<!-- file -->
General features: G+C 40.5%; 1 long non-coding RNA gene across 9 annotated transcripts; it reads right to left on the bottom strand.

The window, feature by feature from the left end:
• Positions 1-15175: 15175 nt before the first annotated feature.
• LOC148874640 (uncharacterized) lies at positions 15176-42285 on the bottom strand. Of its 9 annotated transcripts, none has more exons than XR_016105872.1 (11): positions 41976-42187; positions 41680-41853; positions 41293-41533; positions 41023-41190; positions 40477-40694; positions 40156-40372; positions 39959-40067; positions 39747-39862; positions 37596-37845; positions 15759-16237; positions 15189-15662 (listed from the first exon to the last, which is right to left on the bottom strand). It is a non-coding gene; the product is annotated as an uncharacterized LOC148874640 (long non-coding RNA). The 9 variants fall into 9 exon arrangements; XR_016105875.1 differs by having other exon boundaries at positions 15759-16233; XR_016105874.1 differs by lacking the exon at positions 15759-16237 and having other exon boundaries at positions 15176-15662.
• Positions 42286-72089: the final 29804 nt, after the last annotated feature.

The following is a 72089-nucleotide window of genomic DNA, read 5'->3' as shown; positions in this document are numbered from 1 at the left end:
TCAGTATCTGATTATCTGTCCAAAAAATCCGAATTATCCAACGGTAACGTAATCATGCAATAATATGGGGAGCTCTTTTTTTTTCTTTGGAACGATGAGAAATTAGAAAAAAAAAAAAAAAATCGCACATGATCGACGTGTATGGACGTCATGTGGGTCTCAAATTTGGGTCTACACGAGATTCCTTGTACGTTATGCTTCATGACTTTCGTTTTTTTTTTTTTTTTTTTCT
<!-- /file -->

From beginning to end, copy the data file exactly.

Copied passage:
General features: G+C 40.5%; 1 long non-coding RNA gene across 9 annotated transcripts; it reads right to left on the bottom strand.

The window, feature by feature from the left end:
• Positions 1-15175: 15175 nt before the first annotated feature.
• LOC148874640 (uncharacterized) lies at positions 15176-42285 on the bottom strand. Of its 9 annotated transcripts, none has more exons than XR_016105872.1 (11): positions 41976-42187; positions 41680-41853; positions 41293-41533; positions 41023-41190; positions 40477-40694; positions 40156-40372; positions 39959-40067; positions 39747-39862; positions 37596-37845; positions 15759-16237; positions 15189-15662 (listed from the first exon to the last, which is right to left on the bottom strand). It is a non-coding gene; the product is annotated as an uncharacterized LOC148874640 (long non-coding RNA). The 9 variants fall into 9 exon arrangements; XR_016105875.1 differs by having other exon boundaries at positions 15759-16233; XR_016105874.1 differs by lacking the exon at positions 15759-16237 and having other exon boundaries at positions 15176-15662.
• Positions 42286-72089: the final 29804 nt, after the last annotated feature.

The following is a 72089-nucleotide window of genomic DNA, read 5'->3' as shown; positions in this document are numbered from 1 at the left end:
TCAGTATCTGATTATCTGTCCAAAAAATCCGAATTATCCAACGGTAACGTAATCATGCAATAATATGGGGAGCTCTTTTTTTTTCTTTGGAACGATGAGAAATTAGAAAAAAAAAAAAAAAATCGCACATGATCGACGTGTATGGACGTCATGTGGGTCTCAAATTTGGGTCTACACGAGATTCCTTGTACGTTATGCTTCATGACTTTCGTTTTTTTTTTTTTTTTTTTCT